There was more barking now, and Ella got up for dessert and didn’t return.

Sonny felt for the recliner’s switch, pressed it forward, and the chair leaned him forward toward the carpet. He stood, touched his fingers to his lips, then made his way to the bedroom. No Jamie, no Ella, only dogs. His sheets were still and cool underneath a wedding-gift quilt.

He measured his time largely by meals, by pimiento cheese spread methodically on bread, maybe with a little soup that was heated until its wispy aroma broke free of the broth’s surface and rose in welcome. The TV was there, empty and jarring but a companion nonetheless. No more Reader’s Digest. The fat, sprawling omnibus of yesteryear was lately about the size of a church bulletin. Circulars and catalogs arrived in the mail instead, and Sonny studied their shoes, cigars, throwback perfumes, and hard candies closely.

The next day’s afternoon sky threatened rain. The dogs would be huddled in their shed, cowering against thunder. After a glance out the window toward their chain-link compound, he walked over to his chair and lowered himself into it. They’d only ever assembled two photo

albums, he and Ella. The earlier book, in which a black-and-white Sonny grew up, delivered groceries, sailed for the Pacific, and then happened upon a toothy Oklahoma rancher’s daughter was joined by a second volume with two children, a handful of grandchildren, and a fairly comfortable home.

He reached for this second album and laid it gingerly on his lap.

Ella called through the window.

“Webb?” Come here a minute.” Sonny sat for a moment, not feeling like leaving the recliner so early in the morning, but then drained the last of his coffee and got up.

It was Sunday, already bright and with the promise of a peevishly hot day. He knew what she’d say, and rounded the garage’s corner in preparation.

“Fire ants,” Ella said simply, and gestured downward along the pasture’s fenceline, then toward two giant beds in the rambling front yard.

“All right,” said Sonny. “I’ll get some poison.”

“Can you?” said his wife. “The girls will be here on Tuesday.” She accompanied him as he walked through the house’s breezeway toward a shed in the backyard.

“Will everyone be with them?” he asked.

“Marla and Jimmy and the boys, but it’s still only Carolyn and Jamie.”

“Okay, then. Maybe we can eat.”

“Can we make ice cream, too?” Ella asked.

“Are there any more peaches?”

“Enough for a batch.” She squeezed his arm as he opened the shed’s padlock.

He climbed into his pickup early next morning and fanned out mosquitoes. The sun prepared to rise, casting a dim glow over his back, and as he drove up the highway it began to smudge the rough indigo skyline.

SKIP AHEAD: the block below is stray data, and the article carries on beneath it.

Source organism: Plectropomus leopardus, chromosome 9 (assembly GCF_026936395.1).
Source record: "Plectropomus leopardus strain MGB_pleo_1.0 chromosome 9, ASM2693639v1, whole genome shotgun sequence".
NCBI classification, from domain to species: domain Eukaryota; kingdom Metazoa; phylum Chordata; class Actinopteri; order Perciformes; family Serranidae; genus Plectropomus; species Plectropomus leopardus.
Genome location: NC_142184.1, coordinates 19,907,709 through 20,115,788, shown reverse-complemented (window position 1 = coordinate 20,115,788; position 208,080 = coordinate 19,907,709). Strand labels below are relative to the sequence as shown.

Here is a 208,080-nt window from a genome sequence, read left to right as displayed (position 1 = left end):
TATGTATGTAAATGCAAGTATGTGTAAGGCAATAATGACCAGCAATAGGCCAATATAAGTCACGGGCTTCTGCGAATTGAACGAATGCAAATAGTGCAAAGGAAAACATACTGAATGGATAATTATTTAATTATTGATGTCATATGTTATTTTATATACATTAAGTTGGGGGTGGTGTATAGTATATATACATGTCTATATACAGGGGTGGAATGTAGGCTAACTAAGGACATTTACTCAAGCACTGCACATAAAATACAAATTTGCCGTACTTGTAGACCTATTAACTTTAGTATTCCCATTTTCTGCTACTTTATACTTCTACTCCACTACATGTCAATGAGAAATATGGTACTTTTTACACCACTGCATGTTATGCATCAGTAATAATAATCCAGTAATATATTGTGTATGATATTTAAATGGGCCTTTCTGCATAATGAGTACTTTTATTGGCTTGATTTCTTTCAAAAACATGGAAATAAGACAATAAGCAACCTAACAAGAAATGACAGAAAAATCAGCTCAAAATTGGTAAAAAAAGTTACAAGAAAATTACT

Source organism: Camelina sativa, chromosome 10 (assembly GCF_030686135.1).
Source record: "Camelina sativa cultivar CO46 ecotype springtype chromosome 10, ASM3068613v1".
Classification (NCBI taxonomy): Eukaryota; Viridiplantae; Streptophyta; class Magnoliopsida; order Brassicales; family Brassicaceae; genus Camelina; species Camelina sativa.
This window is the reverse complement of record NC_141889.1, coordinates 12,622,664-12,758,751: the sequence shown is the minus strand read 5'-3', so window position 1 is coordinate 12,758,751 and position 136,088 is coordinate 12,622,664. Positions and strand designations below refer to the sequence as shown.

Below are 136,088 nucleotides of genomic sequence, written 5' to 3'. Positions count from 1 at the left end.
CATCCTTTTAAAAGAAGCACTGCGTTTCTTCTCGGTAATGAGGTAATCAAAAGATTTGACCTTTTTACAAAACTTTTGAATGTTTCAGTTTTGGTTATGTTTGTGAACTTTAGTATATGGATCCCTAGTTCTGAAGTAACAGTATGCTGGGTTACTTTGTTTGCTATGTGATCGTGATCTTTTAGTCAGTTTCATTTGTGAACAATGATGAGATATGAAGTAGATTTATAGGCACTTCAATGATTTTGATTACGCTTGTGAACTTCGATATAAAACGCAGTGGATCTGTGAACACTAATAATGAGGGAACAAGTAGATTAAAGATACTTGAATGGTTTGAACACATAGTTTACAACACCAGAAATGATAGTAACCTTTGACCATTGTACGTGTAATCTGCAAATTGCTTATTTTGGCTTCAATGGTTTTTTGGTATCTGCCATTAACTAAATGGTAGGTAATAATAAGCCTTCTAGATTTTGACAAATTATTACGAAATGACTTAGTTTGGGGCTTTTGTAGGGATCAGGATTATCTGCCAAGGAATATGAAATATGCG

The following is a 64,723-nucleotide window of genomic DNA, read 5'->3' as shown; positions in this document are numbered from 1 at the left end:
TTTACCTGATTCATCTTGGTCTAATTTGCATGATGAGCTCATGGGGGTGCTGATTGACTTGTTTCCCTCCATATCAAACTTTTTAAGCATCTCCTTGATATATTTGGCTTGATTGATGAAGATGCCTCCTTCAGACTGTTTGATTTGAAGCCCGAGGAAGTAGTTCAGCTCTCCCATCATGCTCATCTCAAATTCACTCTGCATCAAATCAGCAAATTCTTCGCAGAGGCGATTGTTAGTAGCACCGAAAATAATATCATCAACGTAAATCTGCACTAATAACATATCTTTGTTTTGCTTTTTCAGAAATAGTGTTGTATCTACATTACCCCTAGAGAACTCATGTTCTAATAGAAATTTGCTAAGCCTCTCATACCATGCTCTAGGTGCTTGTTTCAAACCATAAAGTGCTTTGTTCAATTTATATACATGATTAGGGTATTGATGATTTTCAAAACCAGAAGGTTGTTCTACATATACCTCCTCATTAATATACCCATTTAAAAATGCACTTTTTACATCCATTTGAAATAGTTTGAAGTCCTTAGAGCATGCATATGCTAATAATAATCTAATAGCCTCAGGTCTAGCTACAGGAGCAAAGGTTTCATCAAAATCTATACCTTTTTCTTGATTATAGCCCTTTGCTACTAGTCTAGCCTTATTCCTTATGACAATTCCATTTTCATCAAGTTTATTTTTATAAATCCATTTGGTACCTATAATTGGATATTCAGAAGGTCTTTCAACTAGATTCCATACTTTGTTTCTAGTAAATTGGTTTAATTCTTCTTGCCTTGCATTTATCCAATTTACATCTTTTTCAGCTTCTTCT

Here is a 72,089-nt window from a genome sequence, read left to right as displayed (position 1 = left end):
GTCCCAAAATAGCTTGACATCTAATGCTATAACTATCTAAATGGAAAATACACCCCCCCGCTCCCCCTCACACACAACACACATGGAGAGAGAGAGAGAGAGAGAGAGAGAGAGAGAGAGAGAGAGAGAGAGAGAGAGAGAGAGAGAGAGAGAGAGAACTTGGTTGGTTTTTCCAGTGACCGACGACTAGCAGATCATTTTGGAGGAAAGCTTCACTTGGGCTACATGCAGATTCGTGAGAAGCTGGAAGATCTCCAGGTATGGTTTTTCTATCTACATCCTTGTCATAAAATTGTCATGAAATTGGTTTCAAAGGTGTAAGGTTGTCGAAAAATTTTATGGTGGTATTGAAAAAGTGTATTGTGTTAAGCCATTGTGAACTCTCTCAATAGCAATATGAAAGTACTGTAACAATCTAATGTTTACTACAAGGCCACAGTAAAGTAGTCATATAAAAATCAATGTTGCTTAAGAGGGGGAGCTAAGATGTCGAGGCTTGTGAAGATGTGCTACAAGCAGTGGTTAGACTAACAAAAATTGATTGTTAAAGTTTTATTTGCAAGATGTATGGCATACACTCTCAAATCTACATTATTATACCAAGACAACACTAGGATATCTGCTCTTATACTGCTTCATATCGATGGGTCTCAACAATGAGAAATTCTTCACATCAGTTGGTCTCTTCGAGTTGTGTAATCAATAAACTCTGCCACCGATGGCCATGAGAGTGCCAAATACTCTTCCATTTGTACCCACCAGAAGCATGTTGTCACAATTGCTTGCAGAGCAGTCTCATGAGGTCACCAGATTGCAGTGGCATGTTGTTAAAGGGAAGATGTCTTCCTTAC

The plant’s third-shift workers were damp and grimy, and one of the men pulled Sonny aside and spat a curse at the shift boss. Four of the main building’s six fans were out. The place was an oven.

Sonny nodded and walked inside to the time clock.

At the end of the day, he pulled back up the driveway, spent. Ella was in the backyard, sitting and watching the pasture. Sonny gripped her shoulder in welcome.

“It was hot again, Webb?”

“Those fans work off and on,” he replied. “But we can’t go into August on half our fans working.” He shook his head. “I’ll be just a minute. Do you want some more tea?”

“No, thank you.”

He went inside, slowly peeled away his work clothes, and dropped them into a hamper. He traded the plant for a pair of jeans and t-shirt, and clipped his toenails for good measure. After dispatching one glass of tea and pouring another, he rejoined Ella. She grinned a little and prodded.

“Where’d you get that shirt?”

“Out of the drawer.”

“I thought I threw those ratty things away.”

Sonny took a drink and swallowed.

“Nope.”

He drank away half his glass and leaned his head back, settling into the chair. “Are those fig trees ever going to do anything?” he wondered aloud.

“We need to find something better to keep the birds away.” Sonny informed his wife that he’d smelled cornbread in the oven, and she smiled in confirmation.

Sometimes the catalogs simply piled up on the end table, especially if the neighbor girl let them accumulate for a few days before bringing his mail. Feeling guilty about receiving so many offers without response on his part justified for Sonny a few small purchases here and there. He now sucked a lemon drop and looked around the trailer.